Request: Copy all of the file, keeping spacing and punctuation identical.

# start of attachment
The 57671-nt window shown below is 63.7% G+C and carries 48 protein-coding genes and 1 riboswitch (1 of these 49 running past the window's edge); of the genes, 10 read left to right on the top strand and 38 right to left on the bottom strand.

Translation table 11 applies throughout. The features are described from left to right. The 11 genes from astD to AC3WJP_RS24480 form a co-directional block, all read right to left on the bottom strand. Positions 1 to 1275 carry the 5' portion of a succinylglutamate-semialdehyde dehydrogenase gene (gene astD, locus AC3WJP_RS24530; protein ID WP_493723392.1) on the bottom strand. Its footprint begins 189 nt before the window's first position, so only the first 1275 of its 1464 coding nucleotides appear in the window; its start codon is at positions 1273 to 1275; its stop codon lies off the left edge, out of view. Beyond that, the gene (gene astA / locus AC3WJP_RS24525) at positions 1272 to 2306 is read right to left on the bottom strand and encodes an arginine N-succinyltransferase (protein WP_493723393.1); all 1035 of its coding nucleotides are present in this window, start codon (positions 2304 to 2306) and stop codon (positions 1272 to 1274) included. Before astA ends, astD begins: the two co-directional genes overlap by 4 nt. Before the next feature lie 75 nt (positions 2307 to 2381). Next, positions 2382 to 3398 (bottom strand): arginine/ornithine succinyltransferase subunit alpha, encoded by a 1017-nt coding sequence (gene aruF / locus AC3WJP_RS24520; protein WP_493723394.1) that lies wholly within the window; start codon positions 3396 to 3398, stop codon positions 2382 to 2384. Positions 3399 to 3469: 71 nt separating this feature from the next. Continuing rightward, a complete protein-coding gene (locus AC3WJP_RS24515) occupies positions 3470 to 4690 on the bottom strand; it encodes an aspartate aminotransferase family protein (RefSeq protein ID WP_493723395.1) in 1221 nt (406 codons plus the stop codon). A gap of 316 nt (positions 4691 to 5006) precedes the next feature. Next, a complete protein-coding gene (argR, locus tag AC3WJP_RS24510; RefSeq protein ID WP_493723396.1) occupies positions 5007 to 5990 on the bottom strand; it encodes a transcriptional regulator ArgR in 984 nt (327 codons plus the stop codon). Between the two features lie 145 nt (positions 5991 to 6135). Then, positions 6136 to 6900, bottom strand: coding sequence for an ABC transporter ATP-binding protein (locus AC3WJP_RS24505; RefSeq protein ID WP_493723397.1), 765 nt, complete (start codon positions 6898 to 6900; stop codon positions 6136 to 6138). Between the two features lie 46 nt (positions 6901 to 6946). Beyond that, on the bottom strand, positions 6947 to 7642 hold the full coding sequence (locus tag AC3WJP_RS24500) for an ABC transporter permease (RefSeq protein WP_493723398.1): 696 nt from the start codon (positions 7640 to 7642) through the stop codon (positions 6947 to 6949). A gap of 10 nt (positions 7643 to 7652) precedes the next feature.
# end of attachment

The 57671-nt window shown below is 63.7% G+C and carries 48 protein-coding genes and 1 riboswitch (1 of these 49 running past the window's edge); of the genes, 10 read left to right on the top strand and 38 right to left on the bottom strand.

Translation table 11 applies throughout. The features are described from left to right. The 11 genes from astD to AC3WJP_RS24480 form a co-directional block, all read right to left on the bottom strand. Positions 1 to 1275 carry the 5' portion of a succinylglutamate-semialdehyde dehydrogenase gene (gene astD, locus AC3WJP_RS24530; protein ID WP_493723392.1) on the bottom strand. Its footprint begins 189 nt before the window's first position, so only the first 1275 of its 1464 coding nucleotides appear in the window; its start codon is at positions 1273 to 1275; its stop codon lies off the left edge, out of view. Beyond that, the gene (gene astA / locus AC3WJP_RS24525) at positions 1272 to 2306 is read right to left on the bottom strand and encodes an arginine N-succinyltransferase (protein WP_493723393.1); all 1035 of its coding nucleotides are present in this window, start codon (positions 2304 to 2306) and stop codon (positions 1272 to 1274) included. Before astA ends, astD begins: the two co-directional genes overlap by 4 nt. Before the next feature lie 75 nt (positions 2307 to 2381). Next, positions 2382 to 3398 (bottom strand): arginine/ornithine succinyltransferase subunit alpha, encoded by a 1017-nt coding sequence (gene aruF / locus AC3WJP_RS24520; protein WP_493723394.1) that lies wholly within the window; start codon positions 3396 to 3398, stop codon positions 2382 to 2384. Positions 3399 to 3469: 71 nt separating this feature from the next. Continuing rightward, a complete protein-coding gene (locus AC3WJP_RS24515) occupies positions 3470 to 4690 on the bottom strand; it encodes an aspartate aminotransferase family protein (RefSeq protein ID WP_493723395.1) in 1221 nt (406 codons plus the stop codon). A gap of 316 nt (positions 4691 to 5006) precedes the next feature. Next, a complete protein-coding gene (argR, locus tag AC3WJP_RS24510; RefSeq protein ID WP_493723396.1) occupies positions 5007 to 5990 on the bottom strand; it encodes a transcriptional regulator ArgR in 984 nt (327 codons plus the stop codon). Between the two features lie 145 nt (positions 5991 to 6135). Then, positions 6136 to 6900, bottom strand: coding sequence for an ABC transporter ATP-binding protein (locus AC3WJP_RS24505; RefSeq protein ID WP_493723397.1), 765 nt, complete (start codon positions 6898 to 6900; stop codon positions 6136 to 6138). Between the two features lie 46 nt (positions 6901 to 6946). Beyond that, on the bottom strand, positions 6947 to 7642 hold the full coding sequence (locus tag AC3WJP_RS24500) for an ABC transporter permease (RefSeq protein WP_493723398.1): 696 nt from the start codon (positions 7640 to 7642) through the stop codon (positions 6947 to 6949). A gap of 10 nt (positions 7643 to 7652) precedes the next feature.